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No Idea Records

Record Reviews

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INOCENTES:
Miséria e Fome: EP
A lot of old stuff is getting reissued lately, which is a great thing. But it’s easy to miss some stuff in the onslaught. I absolutely urge you to seek this one out. Put it at the top of your list. Hit all the mailorders you go through, or just go direct through the label. It was originally released in 1983, from Brazil, and during the time of a military dictatorship. The band entered the studio with the idea to record an album, however, all but four songs were cut by censorship (they even had to alter lyrics and rename the title track to “Apenas Conto O Que Vi O Que Sent”) that was self-recorded and released by the band. What you get here is four songs of potent, raw hardcore punk that has an undeniable amount of energy and spirit. “Aprendi a Odiar” with its stop-go parts and shifting tempos grabs your attention, and then there’s the urgency of “Calado” that has spoken parts that lead into short and frantic bursts. The songs are mainly mid tempo, but bouncy and catchy. The urgency is great and carries over to the listener. Absolutely love this record! I’m finding myself more and more obsessed with Brazilian punk and hardcore. And for good reason; most of what I’ve heard from that country is awesome. –Matt Average (Nada Nada, nadanadadiscos.com)


WARM NEEDLES:
Pretty Tambo: 7”
Anthemic and catchy Long Island punk rock that reminds me of a bunch of Tampa bands like Tim Version, Dukes Of Hillsborough, and so on. Good stuff. –Chris Mason (Tour Van)


INCINERATION, THE:
Madness: CD-R
Nine tracks of Russian metal that I found to be rather uninspired. Don’t get me wrong, I enjoy a good hesh fest as much as the next guy and this stuff wasn’t so bad until the guitar wanking kicked in then it became a bit too much to take. The booklet was all written in Cyrillic which, unfortunately, I can’t read so I didn’t have a lot to go on as far as band or song information goes. –Garrett Barnwell (Wings Of Destruction)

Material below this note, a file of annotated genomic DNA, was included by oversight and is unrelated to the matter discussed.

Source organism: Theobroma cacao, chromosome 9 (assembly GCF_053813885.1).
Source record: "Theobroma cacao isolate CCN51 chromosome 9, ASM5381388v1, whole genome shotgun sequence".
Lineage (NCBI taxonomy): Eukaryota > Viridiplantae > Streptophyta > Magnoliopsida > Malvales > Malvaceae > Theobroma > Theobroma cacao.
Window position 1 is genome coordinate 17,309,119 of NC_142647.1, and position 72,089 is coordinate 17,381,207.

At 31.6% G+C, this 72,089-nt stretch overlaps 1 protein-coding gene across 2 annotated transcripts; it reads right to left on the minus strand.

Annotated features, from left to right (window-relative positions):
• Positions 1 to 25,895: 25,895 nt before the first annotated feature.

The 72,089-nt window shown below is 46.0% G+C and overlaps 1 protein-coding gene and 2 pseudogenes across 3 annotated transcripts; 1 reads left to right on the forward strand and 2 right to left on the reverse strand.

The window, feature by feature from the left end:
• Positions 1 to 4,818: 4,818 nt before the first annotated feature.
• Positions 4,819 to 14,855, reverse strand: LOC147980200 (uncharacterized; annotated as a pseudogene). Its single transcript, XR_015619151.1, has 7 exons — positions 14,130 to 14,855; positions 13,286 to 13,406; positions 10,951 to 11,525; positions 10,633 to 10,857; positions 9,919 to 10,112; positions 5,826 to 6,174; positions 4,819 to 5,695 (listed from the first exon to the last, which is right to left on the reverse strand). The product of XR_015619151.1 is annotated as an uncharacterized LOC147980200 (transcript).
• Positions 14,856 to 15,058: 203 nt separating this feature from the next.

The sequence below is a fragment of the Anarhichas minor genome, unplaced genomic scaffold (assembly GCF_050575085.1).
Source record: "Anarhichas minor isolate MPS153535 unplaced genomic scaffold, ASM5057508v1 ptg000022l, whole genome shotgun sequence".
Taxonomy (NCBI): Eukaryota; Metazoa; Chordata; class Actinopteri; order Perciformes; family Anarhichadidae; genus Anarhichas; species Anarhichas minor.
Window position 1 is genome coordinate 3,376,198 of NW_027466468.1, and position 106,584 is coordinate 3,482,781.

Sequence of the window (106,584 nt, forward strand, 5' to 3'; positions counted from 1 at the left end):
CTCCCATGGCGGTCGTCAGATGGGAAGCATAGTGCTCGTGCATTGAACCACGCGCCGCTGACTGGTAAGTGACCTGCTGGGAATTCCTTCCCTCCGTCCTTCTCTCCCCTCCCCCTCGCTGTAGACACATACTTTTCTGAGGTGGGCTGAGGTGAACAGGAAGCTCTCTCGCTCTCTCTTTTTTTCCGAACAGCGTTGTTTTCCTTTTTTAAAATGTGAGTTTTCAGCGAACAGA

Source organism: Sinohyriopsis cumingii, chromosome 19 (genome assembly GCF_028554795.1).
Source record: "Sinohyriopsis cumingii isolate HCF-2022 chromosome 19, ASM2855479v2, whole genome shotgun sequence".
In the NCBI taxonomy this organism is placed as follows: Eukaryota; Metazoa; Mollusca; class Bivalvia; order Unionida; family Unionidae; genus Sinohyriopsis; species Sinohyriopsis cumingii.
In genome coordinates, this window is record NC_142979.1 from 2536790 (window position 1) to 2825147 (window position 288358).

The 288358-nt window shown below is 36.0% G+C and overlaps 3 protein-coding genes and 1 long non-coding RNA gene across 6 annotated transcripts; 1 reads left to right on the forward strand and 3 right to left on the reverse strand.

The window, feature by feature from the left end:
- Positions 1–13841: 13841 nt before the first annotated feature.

WAR//PLAGUE:
On a Darker Dawn: LP
Heavy and dark stuff here. Metallic crusty hardcore with a political conscious coded in apocalyptic lyrics. The dual guitar piles on layers of darkness and creates a feeling of unease and despair when one solos over the main riff of the other. It’s as though the world is about to plunge into an era of darkness. The opening of “Harvest” is great. Very on the metal side, with the down tuned guitars—and build up from the rest of the band—it creates a tension that is slowly released with every measure. When they hit the riff after the first verse and let it hang for a minute —yeah! At times they can be overdramatic, such as on the ending of “Pack of 1,000 Wolves,” where you hear wolves howling and the vocalist spitting out “One!” a few times. But other than that, and it’s a minor carping really, this record is pretty good. They create a mood and hold it. The musicianship is solid as hell. I’m pretty damn jaded when it comes to this style, especially after years of it dominating the L.A. area with not very good bands. War//Plague are definitely not a clone band. They breathe some new life into the genre. –Matt Average ((Profane Existence)


HUMAN TOILET:
Self-titled: 12”
Almost professional-sounding NYC hard rock/metal that has apparently stolen more than a few towels from Motel Angus, coupled with lyrics detailing miscellaneous vague perversions ((“Human Toilet” “Must Love Dogs” etc.)) and other degenerate apéritifs. They rhyme “schism” with “catechism” and drop the occasional chin-stroker like “all my fantasies revolve around convenience,” so it’s not like this is, you know, TORG’s “Hot Yogurt Enema” album or anything…but, all the same, my favorite thing about the line “human toilet is not a lifestyle choice!” is that I am heartened to find out that this is not a choice which I will be required to make at any point in my life. Huzzah! BEST SONG: “The Flirt” BEST SONG TITLE: “Giuliani Time” FANTASTIC AMAZING TRIVIA FACT: It’s been a while since I’ve listened to a record with an honest-to-gosh “poet laureate” on it, although I was a bit saddened to find out it was not going to be Leapin’ Lanny Poffo. –norb (Black Thirteen)


WAR ON WOMEN:
Improvised Weapons: 10”
War On Women is a co-ed feminist hardcore punk band hailing from Baltimore, MD—a city currently brimming with great bands—and after only a few listens to this 10”, I’d say it’s safe to add WOW to that list. Playing a brand of aggressive garage punk that features melodic riffs with an abrasive edge and female vocals that alternate between singing, shouting, and spoken-word passages, I found each song really damn catchy. I gleaned a positive feminist message in much of vocalist Shawna Potter’s lyrics, which I dug, though I would have appreciated a lyric sheet with the record to grasp everything she sang. Overall though, I enjoyed this record, and would love to hear more from the band. –Paul J. Comeau (Exotic Fever)


WALLS:
The Future Is Wide Open: LP